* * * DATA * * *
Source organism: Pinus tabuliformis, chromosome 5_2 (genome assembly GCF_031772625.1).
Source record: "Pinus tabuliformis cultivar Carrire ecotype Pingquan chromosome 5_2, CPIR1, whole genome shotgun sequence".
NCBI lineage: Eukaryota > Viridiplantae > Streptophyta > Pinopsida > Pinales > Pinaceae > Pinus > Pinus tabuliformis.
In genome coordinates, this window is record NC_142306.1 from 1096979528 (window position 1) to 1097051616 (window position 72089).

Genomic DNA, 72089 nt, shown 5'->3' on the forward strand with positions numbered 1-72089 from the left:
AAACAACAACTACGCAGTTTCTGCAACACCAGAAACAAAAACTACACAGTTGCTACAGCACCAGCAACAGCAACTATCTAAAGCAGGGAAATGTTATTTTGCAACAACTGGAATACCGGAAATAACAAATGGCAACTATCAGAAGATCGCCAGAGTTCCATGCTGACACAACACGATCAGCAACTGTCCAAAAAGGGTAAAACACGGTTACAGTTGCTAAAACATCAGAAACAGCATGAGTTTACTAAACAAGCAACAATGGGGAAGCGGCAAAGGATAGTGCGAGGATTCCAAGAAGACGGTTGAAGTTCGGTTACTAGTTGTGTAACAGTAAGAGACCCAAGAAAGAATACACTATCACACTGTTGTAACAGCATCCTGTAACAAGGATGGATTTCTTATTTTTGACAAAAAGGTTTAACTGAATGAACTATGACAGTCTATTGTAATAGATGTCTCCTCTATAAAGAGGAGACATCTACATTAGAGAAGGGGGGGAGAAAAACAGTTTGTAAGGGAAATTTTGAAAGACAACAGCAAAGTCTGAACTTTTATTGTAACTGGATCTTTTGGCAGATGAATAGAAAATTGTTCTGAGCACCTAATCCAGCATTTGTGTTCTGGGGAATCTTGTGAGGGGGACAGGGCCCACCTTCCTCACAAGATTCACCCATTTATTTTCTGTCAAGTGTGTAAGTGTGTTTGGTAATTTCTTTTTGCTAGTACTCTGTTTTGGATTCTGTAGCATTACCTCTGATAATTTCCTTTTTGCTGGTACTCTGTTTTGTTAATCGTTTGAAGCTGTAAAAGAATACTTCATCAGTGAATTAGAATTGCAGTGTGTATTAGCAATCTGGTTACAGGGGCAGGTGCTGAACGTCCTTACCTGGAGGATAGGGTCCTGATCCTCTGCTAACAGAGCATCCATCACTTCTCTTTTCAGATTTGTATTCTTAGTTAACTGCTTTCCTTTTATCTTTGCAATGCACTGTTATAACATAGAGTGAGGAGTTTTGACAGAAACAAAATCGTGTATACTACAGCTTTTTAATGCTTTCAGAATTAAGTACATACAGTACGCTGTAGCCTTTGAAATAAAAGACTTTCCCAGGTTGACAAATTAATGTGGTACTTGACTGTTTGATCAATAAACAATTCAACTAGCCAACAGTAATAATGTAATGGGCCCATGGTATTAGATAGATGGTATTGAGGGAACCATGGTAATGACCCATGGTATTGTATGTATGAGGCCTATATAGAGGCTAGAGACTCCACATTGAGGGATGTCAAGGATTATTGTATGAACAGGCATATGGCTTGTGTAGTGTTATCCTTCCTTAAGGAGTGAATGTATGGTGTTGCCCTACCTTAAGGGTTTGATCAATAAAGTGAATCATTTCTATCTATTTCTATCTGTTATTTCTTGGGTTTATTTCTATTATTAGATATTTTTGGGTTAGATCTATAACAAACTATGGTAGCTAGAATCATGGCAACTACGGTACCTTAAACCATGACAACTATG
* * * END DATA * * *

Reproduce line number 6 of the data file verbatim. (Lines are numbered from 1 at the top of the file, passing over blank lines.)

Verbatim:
AAACAACAACTACGCAGTTTCTGCAACACCAGAAACAAAAACTACACAGTTGCTACAGCACCAGCAACAGCAACTATCTAAAGCAGGGAAATGTTATTTTGCAACAACTGGAATACCGGAAATAACAAATGGCAACTATCAGAAGATCGCCAGAGTTCCATGCTGACACAACACGATCAGCAACTGTCCAAAAAGGGTAAAACACGGTTACAGTTGCTAAAACATCAGAAACAGCATGAGTTTACTAAACAAGCAACAATGGGGAAGCGGCAAAGGATAGTGCGAGGATTCCAAGAAGACGGTTGAAGTTCGGTTACTAGTTGTGTAACAGTAAGAGACCCAAGAAAGAATACACTATCACACTGTTGTAACAGCATCCTGTAACAAGGATGGATTTCTTATTTTTGACAAAAAGGTTTAACTGAATGAACTATGACAGTCTATTGTAATAGATGTCTCCTCTATAAAGAGGAGACATCTACATTAGAGAAGGGGGGGAGAAAAACAGTTTGTAAGGGAAATTTTGAAAGACAACAGCAAAGTCTGAACTTTTATTGTAACTGGATCTTTTGGCAGATGAATAGAAAATTGTTCTGAGCACCTAATCCAGCATTTGTGTTCTGGGGAATCTTGTGAGGGGGACAGGGCCCACCTTCCTCACAAGATTCACCCATTTATTTTCTGTCAAGTGTGTAAGTGTGTTTGGTAATTTCTTTTTGCTAGTACTCTGTTTTGGATTCTGTAGCATTACCTCTGATAATTTCCTTTTTGCTGGTACTCTGTTTTGTTAATCGTTTGAAGCTGTAAAAGAATACTTCATCAGTGAATTAGAATTGCAGTGTGTATTAGCAATCTGGTTACAGGGGCAGGTGCTGAACGTCCTTACCTGGAGGATAGGGTCCTGATCCTCTGCTAACAGAGCATCCATCACTTCTCTTTTCAGATTTGTATTCTTAGTTAACTGCTTTCCTTTTATCTTTGCAATGCACTGTTATAACATAGAGTGAGGAGTTTTGACAGAAACAAAATCGTGTATACTACAGCTTTTTAATGCTTTCAGAATTAAGTACATACAGTACGCTGTAGCCTTTGAAATAAAAGACTTTCCCAGGTTGACAAATTAATGTGGTACTTGACTGTTTGATCAATAAACAATTCAACTAGCCAACAGTAATAATGTAATGGGCCCATGGTATTAGATAGATGGTATTGAGGGAACCATGGTAATGACCCATGGTATTGTATGTATGAGGCCTATATAGAGGCTAGAGACTCCACATTGAGGGATGTCAAGGATTATTGTATGAACAGGCATATGGCTTGTGTAGTGTTATCCTTCCTTAAGGAGTGAATGTATGGTGTTGCCCTACCTTAAGGGTTTGATCAATAAAGTGAATCATTTCTATCTATTTCTATCTGTTATTTCTTGGGTTTATTTCTATTATTAGATATTTTTGGGTTAGATCTATAACAAACTATGGTAGCTAGAATCATGGCAACTACGGTACCTTAAACCATGACAACTATG